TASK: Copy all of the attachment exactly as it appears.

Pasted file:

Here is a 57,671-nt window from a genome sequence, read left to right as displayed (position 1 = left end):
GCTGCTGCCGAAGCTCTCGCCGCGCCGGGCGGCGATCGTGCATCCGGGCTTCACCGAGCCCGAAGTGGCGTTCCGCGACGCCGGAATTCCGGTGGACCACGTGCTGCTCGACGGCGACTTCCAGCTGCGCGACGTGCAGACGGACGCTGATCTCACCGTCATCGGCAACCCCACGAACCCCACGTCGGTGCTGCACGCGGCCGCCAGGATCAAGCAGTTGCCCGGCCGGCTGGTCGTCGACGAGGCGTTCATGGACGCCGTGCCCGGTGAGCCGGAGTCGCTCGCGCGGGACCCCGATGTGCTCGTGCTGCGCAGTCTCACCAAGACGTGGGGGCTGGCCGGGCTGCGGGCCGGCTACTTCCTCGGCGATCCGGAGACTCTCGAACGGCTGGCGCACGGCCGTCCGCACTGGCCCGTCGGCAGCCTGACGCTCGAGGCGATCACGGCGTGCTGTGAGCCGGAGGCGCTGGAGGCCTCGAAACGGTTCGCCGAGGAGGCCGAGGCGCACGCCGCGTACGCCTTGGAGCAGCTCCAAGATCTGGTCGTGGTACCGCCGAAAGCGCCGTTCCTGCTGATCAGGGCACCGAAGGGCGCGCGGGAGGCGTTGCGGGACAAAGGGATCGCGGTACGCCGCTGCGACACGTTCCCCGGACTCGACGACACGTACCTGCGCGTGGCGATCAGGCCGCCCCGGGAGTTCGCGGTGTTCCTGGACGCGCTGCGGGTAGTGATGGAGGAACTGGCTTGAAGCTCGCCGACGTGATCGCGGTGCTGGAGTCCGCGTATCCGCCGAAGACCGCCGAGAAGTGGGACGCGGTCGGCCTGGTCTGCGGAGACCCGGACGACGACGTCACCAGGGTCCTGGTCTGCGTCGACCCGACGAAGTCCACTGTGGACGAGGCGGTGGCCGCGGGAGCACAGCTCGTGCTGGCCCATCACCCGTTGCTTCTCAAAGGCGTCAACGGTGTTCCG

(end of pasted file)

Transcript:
Here is a 57,671-nt window from a genome sequence, read left to right as displayed (position 1 = left end):
GCTGCTGCCGAAGCTCTCGCCGCGCCGGGCGGCGATCGTGCATCCGGGCTTCACCGAGCCCGAAGTGGCGTTCCGCGACGCCGGAATTCCGGTGGACCACGTGCTGCTCGACGGCGACTTCCAGCTGCGCGACGTGCAGACGGACGCTGATCTCACCGTCATCGGCAACCCCACGAACCCCACGTCGGTGCTGCACGCGGCCGCCAGGATCAAGCAGTTGCCCGGCCGGCTGGTCGTCGACGAGGCGTTCATGGACGCCGTGCCCGGTGAGCCGGAGTCGCTCGCGCGGGACCCCGATGTGCTCGTGCTGCGCAGTCTCACCAAGACGTGGGGGCTGGCCGGGCTGCGGGCCGGCTACTTCCTCGGCGATCCGGAGACTCTCGAACGGCTGGCGCACGGCCGTCCGCACTGGCCCGTCGGCAGCCTGACGCTCGAGGCGATCACGGCGTGCTGTGAGCCGGAGGCGCTGGAGGCCTCGAAACGGTTCGCCGAGGAGGCCGAGGCGCACGCCGCGTACGCCTTGGAGCAGCTCCAAGATCTGGTCGTGGTACCGCCGAAAGCGCCGTTCCTGCTGATCAGGGCACCGAAGGGCGCGCGGGAGGCGTTGCGGGACAAAGGGATCGCGGTACGCCGCTGCGACACGTTCCCCGGACTCGACGACACGTACCTGCGCGTGGCGATCAGGCCGCCCCGGGAGTTCGCGGTGTTCCTGGACGCGCTGCGGGTAGTGATGGAGGAACTGGCTTGAAGCTCGCCGACGTGATCGCGGTGCTGGAGTCCGCGTATCCGCCGAAGACCGCCGAGAAGTGGGACGCGGTCGGCCTGGTCTGCGGAGACCCGGACGACGACGTCACCAGGGTCCTGGTCTGCGTCGACCCGACGAAGTCCACTGTGGACGAGGCGGTGGCCGCGGGAGCACAGCTCGTGCTGGCCCATCACCCGTTGCTTCTCAAAGGCGTCAACGGTGTTCCG